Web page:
Smaller companies are getting in on the action as well. Silicon Valley has turned its sights onto this virtually untapped market, something that has many worried. Entrepreneurs looking to make it big with their start-up in this world are told the quickest way to success is to start fast, grow even faster, and if it comes to it, fail fast and move onto the next project. To live in the Bay Area, you’d never know the nation is recovering from a recession. It’s a bizarre place filled with 20-something-year-old millionaires, hundreds of millions of dollars bandied about, and a supreme optimism that this idea is going to change the world. The venture capitalists investing in these start-ups don’t suffer from any starry-eyed illusions.
When venture capitalists consider investing their money into a company they go through a process called due diligence. This means that the investors examine the backgrounds of the founders, their previous successes and failures. They look at the business itself and create forecasts based on competition and growth potential. Most important, they analyze the risks that might impede their profits. Investors don’t just hope for the best and expect everything will work out. They do not enter into a business deal without knowing, given everything they have learned, they have a good chance of making their money back and then some. Regardless of the business, they are concerned primarily with profit.
When going into uncharted waters start-up companies live by the credo, “Ask for forgiveness, not permission.” For example, 23andMe, a personal genomic and biotech company, first began selling its services to the public in 2007. On Dec. 5, the company announced it would no longer offer health-related test results after receiving a stern warning from the Food and Drug Administration.
The company has received financial backing from huge industry giants, namely Google at $3.9 million, Russian billionaire Yuri Milner, and other venture capitalists. It’s particularly hard to believe that experienced investors did not anticipate having to meet FDA regulatory approval, but the company has served nearly half a million customers in the meantime. Even if the FDA shuts down the operation, plenty of people will have made money.
Given the growing emphasis on technology in the classroom plus Silicon Valley’s affinity for gadgets, there are dozens of start-ups trying to cash in on the new market. Rupert Murdoch’s company Amplify has created its own tablet and Common Core-aligned games. According to CNBC, the amount of venture capital invested in education start-ups quadrupled, from $154 million in 2003 to $630 million in 2012.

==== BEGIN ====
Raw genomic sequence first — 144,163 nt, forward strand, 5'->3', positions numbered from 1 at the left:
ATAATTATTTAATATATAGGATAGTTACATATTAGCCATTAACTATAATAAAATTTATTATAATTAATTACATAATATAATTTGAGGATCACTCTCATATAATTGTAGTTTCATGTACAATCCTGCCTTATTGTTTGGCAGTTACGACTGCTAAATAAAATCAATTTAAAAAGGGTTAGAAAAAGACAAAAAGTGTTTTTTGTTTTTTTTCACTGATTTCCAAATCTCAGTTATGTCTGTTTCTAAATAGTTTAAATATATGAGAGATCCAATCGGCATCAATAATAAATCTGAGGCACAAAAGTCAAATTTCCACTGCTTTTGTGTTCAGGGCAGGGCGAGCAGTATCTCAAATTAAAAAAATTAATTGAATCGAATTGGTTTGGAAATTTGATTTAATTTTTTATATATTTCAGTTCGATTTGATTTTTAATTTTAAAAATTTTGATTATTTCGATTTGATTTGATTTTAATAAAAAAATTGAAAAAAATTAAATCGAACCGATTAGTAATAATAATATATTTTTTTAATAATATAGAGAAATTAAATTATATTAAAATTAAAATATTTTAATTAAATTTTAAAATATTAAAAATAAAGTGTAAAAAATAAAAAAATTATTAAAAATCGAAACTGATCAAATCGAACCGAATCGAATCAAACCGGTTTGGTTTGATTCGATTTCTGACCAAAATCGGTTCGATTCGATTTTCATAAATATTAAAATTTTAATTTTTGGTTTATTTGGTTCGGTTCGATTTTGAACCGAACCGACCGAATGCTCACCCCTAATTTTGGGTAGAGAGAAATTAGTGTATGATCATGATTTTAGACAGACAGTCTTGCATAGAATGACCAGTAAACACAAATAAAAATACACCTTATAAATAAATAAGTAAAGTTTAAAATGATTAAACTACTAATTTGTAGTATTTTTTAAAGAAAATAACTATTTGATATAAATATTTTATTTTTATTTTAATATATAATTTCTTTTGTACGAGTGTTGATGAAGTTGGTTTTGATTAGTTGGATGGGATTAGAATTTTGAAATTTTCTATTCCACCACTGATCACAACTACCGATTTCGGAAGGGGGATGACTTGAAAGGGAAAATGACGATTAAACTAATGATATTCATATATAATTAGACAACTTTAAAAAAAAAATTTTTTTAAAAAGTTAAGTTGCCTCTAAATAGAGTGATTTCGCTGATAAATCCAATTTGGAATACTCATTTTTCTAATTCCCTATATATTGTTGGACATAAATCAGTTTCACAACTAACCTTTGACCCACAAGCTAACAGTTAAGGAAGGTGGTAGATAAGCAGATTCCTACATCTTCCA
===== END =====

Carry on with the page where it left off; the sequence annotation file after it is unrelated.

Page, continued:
Mick Hewitt, co-founder and CEO of education start-up MasteryConnect, said earlier this year, “I would be wrong if I said the Common Core and the dollars around it haven’t driven a lot of the activity for us.” MasteryConnect raised more than $5.2 million in investments, $1.1 million of which came from the NewSchools Venture Fund, which in turn has received more than $16 million from the Bill and Melinda Gates Foundation since 2010. Hewitt does not have an education background.
When it comes to education start-ups the risks are much more serious and the ramifications longer-lasting. The education of hundreds, thousands, even millions of young children is at stake. Three out of four start-ups fail, which means students could go through several rounds of the “next best thing.” While the software may be fun, many of the programs have not been adequately researched to be valid learning tools. In addition, these new technologies run the risk of widening the achievement gap between wealthier suburban schools and their urban or rural counterparts who might not be able to afford new equipment.
A growing resistance is pushing back against the adoption of Common Core. Teachers and parents across the country are saying these standards are developmentally inappropriate and marginalize students with special needs, and many states are beginning to listen. Alabama has distanced itself from the standards, while Indiana, Louisiana, Massachusetts and Michigan have all delayed implementation. Questions are even arising about the legality of the Common Core Standards. Since there is no direct mention of public education in the American Constitution, many feel that education falls under the 10th Amendment, which states, “The powers not delegated to the United States by the Constitution, nor prohibited by it to the States, are reserved to the States respectively, or to the people.”
Here is the key issue. These companies see success in terms of dollars and profit, not academic success and achievement. Education start-ups fail all the time, including ones backed by the giants like Pearson. Once investors start to see diminishing returns or trouble on the horizon they will pull the plug regardless of how well students may be performing with their product. Vetting new teaching methods for success takes years of research, observation and review. Plenty of businesspeople, big and small, will have profited from Common Core even if all the states move onto the next education reform in five years’ time, but at what cost to students in school today?